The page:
challenging.” In the mid-1980s, Dale Lerback was loading baggage at San Francisco International Airport when he asked a jet mechanic what he earned for walking around a plane after it landed. He got his answer. “I was making $6.10 an hour and he was making $28 an hour. That’s when I realized I could make a lot more,” said Lerback, now a tenured instructor at the aviation technician school. Among the program’s prerequisites: algebra-level math and English proficiency, Prosch said. The median salary, half make more and half make less, for an aviation maintenance technician in the region is $74,000. But it’s not unknown for mechanics to earn $100,000 or more, Prosch said. Sam Rochon, 21, had worked retail since age 16, but wanted to do something “more interesting.” The Stanwood resident graduates this month. If all goes as planned, he’ll begin working at Horizon Air, a subsidiary of Alaska Air Group. In fact, Rochon hopes to be working at the new Paine Field Commercial Airport

Terminal, just across the street from the Aviation Technician School. Commercial air service is expected to begin later this year or in 2019, pending FAA approval. Last year, the school added a two-quarter advanced avionics program, which deals with “everything on an airplane that has to do with electronics or wiring from the cockpit to the reading lamp over your head,” Prosch said. Students learn to repair and troubleshoot and maintain an aircraft’s electronic systems, another in-demand specialty. This fall, the Aviation Maintenance Technician School will begin holding classes from 3 to 9:30 p.m. on top of its daytime schedule, a move that’s also eliminated the school’s wait list. “We still have some open spots,” Prosch said. Gower, whose day job would have kept him out of class, is thrilled. Without the evening option, “I would have probably put off attending school.” Janice Podsada: jpodsada@heraldnet. com; 425-339-3097; Twitter: JanicePods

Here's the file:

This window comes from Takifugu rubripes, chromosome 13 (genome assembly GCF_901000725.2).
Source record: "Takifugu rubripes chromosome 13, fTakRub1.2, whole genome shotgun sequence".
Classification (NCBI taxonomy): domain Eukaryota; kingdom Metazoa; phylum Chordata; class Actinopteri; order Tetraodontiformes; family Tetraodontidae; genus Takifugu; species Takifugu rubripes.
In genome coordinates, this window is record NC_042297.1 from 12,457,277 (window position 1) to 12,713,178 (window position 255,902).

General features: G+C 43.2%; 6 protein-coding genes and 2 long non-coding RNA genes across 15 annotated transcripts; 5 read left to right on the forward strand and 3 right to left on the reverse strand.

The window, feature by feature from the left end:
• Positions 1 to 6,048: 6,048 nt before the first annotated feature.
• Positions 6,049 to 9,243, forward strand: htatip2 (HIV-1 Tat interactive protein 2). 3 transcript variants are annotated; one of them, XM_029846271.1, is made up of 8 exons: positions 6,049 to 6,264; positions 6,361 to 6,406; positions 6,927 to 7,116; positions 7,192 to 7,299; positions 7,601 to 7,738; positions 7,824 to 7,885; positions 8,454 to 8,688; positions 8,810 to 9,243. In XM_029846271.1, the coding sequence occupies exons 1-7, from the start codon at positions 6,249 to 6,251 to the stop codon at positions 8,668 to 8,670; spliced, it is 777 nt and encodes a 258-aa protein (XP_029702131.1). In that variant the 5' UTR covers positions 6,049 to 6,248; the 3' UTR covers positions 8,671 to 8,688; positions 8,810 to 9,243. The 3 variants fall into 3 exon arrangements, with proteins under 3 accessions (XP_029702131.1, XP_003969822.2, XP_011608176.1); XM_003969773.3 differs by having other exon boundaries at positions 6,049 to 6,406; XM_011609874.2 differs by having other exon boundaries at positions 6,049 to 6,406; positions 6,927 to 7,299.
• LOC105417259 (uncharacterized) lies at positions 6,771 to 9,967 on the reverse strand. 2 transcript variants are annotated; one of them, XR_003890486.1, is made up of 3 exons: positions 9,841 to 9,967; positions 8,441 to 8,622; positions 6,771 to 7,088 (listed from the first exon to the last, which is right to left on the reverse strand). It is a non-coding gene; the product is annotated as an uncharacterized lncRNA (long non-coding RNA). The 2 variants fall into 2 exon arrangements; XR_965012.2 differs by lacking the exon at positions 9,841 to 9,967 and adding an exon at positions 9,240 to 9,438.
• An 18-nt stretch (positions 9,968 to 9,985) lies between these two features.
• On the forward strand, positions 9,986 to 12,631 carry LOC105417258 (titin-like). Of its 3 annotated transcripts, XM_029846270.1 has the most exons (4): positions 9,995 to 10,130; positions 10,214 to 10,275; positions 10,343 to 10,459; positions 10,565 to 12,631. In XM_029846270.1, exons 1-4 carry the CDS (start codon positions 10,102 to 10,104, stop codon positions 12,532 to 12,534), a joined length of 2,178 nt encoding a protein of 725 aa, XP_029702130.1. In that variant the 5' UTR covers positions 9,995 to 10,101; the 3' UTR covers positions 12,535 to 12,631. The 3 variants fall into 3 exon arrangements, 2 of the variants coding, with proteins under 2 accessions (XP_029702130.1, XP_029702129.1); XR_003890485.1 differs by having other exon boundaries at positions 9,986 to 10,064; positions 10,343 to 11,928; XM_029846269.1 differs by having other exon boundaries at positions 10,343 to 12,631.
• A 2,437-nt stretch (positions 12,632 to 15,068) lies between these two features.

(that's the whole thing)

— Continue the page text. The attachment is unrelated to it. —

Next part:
AUGUST 2018 THE HERALD BUSINESS JOURNAL 7

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8 THE HERALD BUSINESS JOURNAL

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Care about employees: They’ll be productive

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n interesting workplace experiment took place in New Zealand this past spring. It was straightforward enough in concept: Employees would work four days a week, but their current pay levels would not change. They would work four days but be paid for five — a full week. As so often happens when human beings are involved, the experiment was simple but the results are not. In fact, the experiment’s results are raising questions about workplace management practices that have become established dogma. The results from the Perpetual Guardian firm in New Zealand, where the experiment in work hours originated, indicated that there was no decrease in the amount of work accomplished each week. As there had been a 20 percent reduction in work hours, that meant that productivity

had gone up. Anecdotally, it appears that the experiment boosted morale, which possibly can be causally linked to the productivity increase. Analysts from two New Zealand universities are poring over the data and worker interviews to sort out the results and see what conclusions can be drawn. The results from New Zealand resemble the outcome of a similar experiment in Sweden. In France, however, a nationwide mandate shortening the work week produced an outpouring of complaints from business owners and little else. Many modern workplaces are better at producing stress than productivity. They are characterized by constant activity, a boundless appetite for meetings, an incessant noise level from telephone and in-person conversations, and a pronounced tendency toward disarray.

One of the most interesting aspects of the New Zealand experiment was the response of the workers to their new schedule. They enjoyed their day off to be sure, but they also changed their work habits in order to get their tasks done in less time. Two things they did on their own — no management involved — was to shorten meeting times and adopt an agreed-upon signal that an individual needed some uninterrupted time to complete a task. Essentially, in a workplace without doorknobs it was a “do not disturb” sign. What is the real lesson of these workplace experiments? It is that workers are more productive when management understands what they do — and what they don’t do — and cares about it. Management isn’t about cost-cutting; it’s about people. If you get the people side of it right, productivity will take care of the costs.